Author Topic: What are the acceptable norms when trying to get a property deal done in Ukraine  (Read 2241 times)

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Offline MK22

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When negotiating to buy an apartment here in Ukraine, one which costs around $50,000, is it ok to make a bid of say $3,000 or $4,000 less than the asking price?

The types of apartments that I am looking at are secondary market apartments, which are typically 30 to 40 years old. Is it reasonable to bid $3,000 or $4,000 less than the asking price for these types of apartments? Or is that a bit steep and could the owners get insulted? I would appreciate any constructive feedback.


Offline K24

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No, that is not even 10%

Offline MK22

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No, that is not even 10%

I am not sure you understood what I meant. I said $3,000 or $4,000 less than the asking price. So if the asking price was say $50,000, would it be ok for me to bid $47,000 or $46,000 for example. Would those bids be acceptable given the asking price?

Offline Kord

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You are asking about negotiating with people who try to sell a used car for the same price they paid for it - 100k kms ago..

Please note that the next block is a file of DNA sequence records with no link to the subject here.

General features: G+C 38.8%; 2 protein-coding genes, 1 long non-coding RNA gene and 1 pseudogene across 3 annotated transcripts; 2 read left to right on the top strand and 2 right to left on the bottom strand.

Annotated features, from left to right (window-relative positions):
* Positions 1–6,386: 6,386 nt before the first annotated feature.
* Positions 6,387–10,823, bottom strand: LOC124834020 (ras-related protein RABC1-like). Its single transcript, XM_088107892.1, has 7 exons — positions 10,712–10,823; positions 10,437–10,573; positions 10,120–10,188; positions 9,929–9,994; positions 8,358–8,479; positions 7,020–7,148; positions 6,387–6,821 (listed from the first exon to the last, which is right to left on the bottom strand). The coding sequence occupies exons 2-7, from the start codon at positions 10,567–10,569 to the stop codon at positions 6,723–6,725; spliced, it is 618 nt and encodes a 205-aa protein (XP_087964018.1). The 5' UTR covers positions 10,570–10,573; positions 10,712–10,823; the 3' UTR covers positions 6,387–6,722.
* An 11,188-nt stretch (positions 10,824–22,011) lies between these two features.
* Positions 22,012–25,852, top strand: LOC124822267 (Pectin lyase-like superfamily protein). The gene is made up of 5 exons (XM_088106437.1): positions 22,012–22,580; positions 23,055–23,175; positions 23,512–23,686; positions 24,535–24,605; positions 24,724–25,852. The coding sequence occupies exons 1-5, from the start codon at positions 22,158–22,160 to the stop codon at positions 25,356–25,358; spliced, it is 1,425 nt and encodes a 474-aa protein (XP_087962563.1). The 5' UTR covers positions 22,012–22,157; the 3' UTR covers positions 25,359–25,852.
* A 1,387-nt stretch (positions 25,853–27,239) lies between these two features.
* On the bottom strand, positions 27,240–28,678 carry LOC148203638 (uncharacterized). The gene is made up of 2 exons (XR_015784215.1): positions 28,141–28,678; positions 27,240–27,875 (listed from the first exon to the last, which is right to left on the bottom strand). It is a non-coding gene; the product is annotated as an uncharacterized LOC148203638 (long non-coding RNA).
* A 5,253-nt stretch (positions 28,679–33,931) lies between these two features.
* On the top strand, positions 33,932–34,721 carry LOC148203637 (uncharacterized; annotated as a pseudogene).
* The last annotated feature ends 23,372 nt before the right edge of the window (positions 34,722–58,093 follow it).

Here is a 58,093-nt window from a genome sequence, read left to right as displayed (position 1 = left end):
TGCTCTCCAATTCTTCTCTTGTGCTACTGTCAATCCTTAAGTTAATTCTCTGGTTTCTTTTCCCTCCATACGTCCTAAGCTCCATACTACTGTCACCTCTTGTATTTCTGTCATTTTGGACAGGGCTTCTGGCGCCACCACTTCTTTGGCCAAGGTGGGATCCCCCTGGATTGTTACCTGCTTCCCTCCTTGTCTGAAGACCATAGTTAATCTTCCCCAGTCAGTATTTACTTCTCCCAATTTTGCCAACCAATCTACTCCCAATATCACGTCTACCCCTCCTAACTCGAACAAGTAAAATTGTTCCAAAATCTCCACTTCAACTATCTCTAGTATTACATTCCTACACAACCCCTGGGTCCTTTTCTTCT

UKUA

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You are asking about negotiating with people who try to sell a used car for the same price they paid for it - 100k kms ago..

So bloody true.


UKUA

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No, that is not even 10%

I am not sure you understood what I meant. I said $3,000 or $4,000 less than the asking price. So if the asking price was say $50,000, would it be ok for me to bid $47,000 or $46,000 for example. Would those bids be acceptable given the asking price?

K is suggesting you should start much lower. If the asking price is $50k, then start offering at $40k or less.

We got 15% off the asking price PLUS, they left all the quality furniture and TVs.

One place we looked at, the family had already moved and had taken everything, and I mean literally everything, except the toilet pan! Not even an internal door handle remained.

Offline Eddie

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I usually offer half the asking price in Ukie land.  When they get pissed off, give them your # and walk away.  Having built a house there I have learned a few things about dealing with them.  You should already know that there are few mortgages options here and even fewer buyers with $50k (or $30k) in cash sitting around, like read....none.  Yes there are rich folks with that sort of cash in Ukie land, but they are not buying in that price bracket so they are not effectively buyers.



Offline MK22

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No, that is not even 10%

I am not sure you understood what I meant. I said $3,000 or $4,000 less than the asking price. So if the asking price was say $50,000, would it be ok for me to bid $47,000 or $46,000 for example. Would those bids be acceptable given the asking price?

K is suggesting you should start much lower. If the asking price is $50k, then start offering at $40k or less.

We got 15% off the asking price PLUS, they left all the quality furniture and TVs.